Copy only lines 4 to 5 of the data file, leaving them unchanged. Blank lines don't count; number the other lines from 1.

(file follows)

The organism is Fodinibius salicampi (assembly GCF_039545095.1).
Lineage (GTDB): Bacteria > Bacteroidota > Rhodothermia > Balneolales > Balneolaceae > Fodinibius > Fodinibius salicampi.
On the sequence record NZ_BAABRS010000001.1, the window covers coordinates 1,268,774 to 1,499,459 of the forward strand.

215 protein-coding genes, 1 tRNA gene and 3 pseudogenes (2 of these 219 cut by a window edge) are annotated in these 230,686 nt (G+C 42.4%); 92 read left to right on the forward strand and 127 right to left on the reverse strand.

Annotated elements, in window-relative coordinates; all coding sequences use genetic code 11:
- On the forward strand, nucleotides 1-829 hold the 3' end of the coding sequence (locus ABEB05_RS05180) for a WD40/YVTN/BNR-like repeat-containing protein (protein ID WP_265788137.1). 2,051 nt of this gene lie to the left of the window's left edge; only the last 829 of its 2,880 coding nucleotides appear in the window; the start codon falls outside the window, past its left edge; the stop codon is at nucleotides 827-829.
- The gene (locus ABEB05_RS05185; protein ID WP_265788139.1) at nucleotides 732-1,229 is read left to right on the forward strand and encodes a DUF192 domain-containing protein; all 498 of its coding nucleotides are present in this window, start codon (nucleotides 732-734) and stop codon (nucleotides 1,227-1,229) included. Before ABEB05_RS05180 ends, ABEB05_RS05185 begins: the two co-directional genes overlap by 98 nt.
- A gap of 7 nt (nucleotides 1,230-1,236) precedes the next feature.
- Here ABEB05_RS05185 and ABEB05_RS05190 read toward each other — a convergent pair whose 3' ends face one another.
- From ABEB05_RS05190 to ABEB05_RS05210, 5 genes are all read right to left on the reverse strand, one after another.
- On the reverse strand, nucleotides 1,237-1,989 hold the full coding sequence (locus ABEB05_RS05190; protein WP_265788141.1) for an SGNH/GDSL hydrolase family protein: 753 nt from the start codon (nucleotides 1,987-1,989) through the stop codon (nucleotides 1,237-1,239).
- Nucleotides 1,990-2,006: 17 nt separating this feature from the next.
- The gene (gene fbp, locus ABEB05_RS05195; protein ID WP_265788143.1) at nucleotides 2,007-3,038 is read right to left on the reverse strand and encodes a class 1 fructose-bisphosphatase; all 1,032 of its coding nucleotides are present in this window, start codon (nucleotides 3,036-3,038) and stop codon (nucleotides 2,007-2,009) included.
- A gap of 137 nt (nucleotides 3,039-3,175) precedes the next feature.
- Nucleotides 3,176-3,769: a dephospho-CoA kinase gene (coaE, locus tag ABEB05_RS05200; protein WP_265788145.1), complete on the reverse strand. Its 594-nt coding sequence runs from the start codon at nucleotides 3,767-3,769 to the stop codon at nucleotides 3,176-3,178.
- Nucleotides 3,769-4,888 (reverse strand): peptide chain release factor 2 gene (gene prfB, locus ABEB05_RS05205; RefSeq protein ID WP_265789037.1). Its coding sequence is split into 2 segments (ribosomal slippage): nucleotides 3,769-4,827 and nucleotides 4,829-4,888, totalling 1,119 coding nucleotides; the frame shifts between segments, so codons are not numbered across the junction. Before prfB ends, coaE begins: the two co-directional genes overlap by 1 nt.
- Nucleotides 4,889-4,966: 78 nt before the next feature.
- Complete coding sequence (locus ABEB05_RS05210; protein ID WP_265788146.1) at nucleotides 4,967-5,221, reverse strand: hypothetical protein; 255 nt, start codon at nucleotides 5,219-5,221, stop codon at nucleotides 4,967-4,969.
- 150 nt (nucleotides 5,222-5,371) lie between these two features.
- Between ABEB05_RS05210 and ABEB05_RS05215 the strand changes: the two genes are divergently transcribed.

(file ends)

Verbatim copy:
215 protein-coding genes, 1 tRNA gene and 3 pseudogenes (2 of these 219 cut by a window edge) are annotated in these 230,686 nt (G+C 42.4%); 92 read left to right on the forward strand and 127 right to left on the reverse strand.

Annotated elements, in window-relative coordinates; all coding sequences use genetic code 11: